Butcher shop-and-counter takeover: a second Western Daughters will set up shop in the Source

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Lori Midson
Kate Kavanaugh and her fiance, Josh Curtiss, are bringing butchery to the Source.

When butcher Kevin Klinger, one of the original tenants of the Source, Denver's airy indoor food-beer-wine-and-restaurant emporium in RiNo, closed Meat Head last month, there was, not surprisingly, a lot of interest in the diminutive square footage that shares real estate with Comida, Acorn, Babettes Artisan Breads, the Proper Pour, Crooked Stave and several more independent businesses that specialize in craft-driven culinary artistry.

And a pair of those interested parties, namely Kate Kavanaugh and her fiance, Josh Curtiss, the two of whom own Western Daughters Butcher Shoppe, a new-school, artisanal chop shop of saws, hatchets and butcher blocks, meat hooks and hand hooks, cut-and-slash gloves and chainmill aprons, whole beasts and beautiful cuts of meat, has been tapped to take over the butcher shop (and its counter) -- at least through August of this year.

See also: Photos: Western Daughters' homage to pig butchery


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Colorado Mills food court expands its dining options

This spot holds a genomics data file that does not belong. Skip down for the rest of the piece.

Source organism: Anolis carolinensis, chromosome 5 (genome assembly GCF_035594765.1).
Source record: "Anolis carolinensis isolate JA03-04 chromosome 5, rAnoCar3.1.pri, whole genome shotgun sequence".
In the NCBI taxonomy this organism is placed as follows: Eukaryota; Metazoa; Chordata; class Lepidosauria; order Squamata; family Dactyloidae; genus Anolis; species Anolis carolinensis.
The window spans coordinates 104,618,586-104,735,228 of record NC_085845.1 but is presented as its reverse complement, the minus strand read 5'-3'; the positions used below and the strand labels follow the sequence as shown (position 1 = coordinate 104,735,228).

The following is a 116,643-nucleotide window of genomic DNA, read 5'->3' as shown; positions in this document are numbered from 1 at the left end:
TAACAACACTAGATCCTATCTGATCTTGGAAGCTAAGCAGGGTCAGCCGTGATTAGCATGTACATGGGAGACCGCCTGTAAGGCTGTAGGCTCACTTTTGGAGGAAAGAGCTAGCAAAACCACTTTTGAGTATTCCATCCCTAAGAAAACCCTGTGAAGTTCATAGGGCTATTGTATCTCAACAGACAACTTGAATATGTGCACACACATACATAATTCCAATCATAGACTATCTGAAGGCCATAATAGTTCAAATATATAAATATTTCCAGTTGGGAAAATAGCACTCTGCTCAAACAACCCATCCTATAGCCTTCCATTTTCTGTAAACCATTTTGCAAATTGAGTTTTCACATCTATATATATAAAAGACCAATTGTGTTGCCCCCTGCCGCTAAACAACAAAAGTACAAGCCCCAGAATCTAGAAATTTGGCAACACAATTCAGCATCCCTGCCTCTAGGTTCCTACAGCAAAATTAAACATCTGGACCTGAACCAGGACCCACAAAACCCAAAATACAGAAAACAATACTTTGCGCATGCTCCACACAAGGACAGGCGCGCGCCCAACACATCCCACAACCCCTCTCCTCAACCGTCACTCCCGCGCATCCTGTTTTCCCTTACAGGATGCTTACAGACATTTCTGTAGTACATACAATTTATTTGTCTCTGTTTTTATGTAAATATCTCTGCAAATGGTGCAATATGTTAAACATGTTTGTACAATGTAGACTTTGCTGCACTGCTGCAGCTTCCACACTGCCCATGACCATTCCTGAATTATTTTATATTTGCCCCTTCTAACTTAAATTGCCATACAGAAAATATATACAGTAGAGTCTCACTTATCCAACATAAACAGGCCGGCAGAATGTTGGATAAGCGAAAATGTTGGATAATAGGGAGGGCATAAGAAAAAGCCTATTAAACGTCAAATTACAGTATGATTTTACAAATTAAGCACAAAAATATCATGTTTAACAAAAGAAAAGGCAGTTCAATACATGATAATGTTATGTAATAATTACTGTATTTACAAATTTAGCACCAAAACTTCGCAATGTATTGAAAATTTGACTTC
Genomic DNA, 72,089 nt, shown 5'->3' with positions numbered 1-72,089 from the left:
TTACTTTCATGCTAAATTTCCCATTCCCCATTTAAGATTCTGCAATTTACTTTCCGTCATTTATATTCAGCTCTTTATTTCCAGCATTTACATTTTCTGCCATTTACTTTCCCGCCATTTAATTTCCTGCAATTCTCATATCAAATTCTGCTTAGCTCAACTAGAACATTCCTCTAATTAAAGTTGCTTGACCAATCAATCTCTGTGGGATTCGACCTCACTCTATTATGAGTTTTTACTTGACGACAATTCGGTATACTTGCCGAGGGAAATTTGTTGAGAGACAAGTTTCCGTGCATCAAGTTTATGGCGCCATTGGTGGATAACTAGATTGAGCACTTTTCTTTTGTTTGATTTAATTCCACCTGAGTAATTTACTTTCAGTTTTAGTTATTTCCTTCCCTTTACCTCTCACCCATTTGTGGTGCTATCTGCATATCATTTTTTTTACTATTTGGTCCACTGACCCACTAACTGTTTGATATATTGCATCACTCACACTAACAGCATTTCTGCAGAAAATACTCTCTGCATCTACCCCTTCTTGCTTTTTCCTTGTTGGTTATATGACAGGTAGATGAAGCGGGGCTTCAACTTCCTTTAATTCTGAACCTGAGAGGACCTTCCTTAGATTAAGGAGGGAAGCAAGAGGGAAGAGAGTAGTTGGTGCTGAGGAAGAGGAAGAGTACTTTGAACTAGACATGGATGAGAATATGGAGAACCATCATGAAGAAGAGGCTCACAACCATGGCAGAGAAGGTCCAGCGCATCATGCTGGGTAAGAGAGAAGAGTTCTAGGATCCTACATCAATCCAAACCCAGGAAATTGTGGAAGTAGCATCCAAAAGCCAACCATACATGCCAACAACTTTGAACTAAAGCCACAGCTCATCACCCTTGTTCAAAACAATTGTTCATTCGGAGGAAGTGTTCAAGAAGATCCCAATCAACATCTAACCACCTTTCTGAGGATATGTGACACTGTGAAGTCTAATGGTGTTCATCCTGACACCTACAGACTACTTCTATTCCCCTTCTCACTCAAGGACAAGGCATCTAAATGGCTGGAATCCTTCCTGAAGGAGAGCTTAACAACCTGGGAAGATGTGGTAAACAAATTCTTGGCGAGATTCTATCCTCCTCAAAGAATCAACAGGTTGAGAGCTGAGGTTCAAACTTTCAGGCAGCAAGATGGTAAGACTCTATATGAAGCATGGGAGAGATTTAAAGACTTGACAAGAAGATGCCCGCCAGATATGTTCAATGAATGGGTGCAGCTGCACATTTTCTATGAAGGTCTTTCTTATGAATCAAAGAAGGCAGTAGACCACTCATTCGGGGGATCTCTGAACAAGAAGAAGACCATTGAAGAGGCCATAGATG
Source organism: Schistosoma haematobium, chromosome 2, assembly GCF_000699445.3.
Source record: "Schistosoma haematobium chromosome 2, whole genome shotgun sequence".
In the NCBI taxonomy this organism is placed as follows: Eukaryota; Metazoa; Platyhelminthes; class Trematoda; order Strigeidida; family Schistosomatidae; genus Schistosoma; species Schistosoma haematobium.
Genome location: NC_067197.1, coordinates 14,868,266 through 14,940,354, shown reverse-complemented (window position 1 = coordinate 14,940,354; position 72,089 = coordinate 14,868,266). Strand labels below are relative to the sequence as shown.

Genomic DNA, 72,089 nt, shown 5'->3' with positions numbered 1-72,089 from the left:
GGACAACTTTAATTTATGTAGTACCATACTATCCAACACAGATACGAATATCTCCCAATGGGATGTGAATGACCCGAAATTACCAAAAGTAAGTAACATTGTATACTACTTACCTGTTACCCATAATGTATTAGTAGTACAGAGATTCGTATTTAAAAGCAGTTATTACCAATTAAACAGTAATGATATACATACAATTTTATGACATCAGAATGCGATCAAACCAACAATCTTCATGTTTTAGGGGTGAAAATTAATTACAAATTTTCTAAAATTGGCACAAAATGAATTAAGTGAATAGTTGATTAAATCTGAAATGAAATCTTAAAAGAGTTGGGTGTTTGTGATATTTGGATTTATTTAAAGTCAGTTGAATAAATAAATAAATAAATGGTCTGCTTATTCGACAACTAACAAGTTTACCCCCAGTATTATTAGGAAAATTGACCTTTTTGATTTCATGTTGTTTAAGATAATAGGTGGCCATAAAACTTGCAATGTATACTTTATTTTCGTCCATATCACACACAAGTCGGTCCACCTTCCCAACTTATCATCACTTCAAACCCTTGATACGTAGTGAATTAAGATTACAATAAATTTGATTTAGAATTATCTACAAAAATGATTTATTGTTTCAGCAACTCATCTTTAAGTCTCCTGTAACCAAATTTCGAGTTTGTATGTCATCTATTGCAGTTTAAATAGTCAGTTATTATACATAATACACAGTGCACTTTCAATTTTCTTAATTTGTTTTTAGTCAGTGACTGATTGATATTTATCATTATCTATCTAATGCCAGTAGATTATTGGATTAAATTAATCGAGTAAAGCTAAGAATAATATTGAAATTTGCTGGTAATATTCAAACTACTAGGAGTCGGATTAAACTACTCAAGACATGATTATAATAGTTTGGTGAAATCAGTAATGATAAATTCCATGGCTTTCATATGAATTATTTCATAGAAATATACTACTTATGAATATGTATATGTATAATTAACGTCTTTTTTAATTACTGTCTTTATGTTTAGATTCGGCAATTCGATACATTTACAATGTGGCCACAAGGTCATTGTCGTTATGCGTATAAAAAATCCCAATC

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Shoppers at the Colorado Mills Outlet Mall in Golden will soon have several new dining options to choose from: The food court is slated to open three new restaurants next month.

See also: Jeff Osaka on ramen mania, his ramen pop-up and Osaka Ramen, his new restaurant

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The Abbey Tavern slakes a thirst in one of Denver's restaurant deserts

Categories: Review Preview

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Danielle Lirette
People talk about grocery-store deserts -- but what about restaurant deserts? Park Hill isn't exactly a desert, but it's pretty arid. Sure, there are some places to eat -- Solera, Tables and Oblio's, to name a few -- but openings are few and far between. That's one of the reasons why The Abbey Tavern has created quite a buzz.

See also: Best Restaurant on Colfax 2014 -- Solera

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Photos: A delicious preview of Linger's new spring menu

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All photos by Lori Midson.

"During the winter season, we hibernate inward," says Daniel Asher, culinary director of Root Down and Linger. But spring? Spring, he counters, "represents turning outward, feeling the sunshine on our skin and setting the tone for seasonality that takes us through the rest of the year." Spring, he adds, "gives us all an opportunity to eat food with beautiful tones and colors -- food that makes us feel energized, happy and free."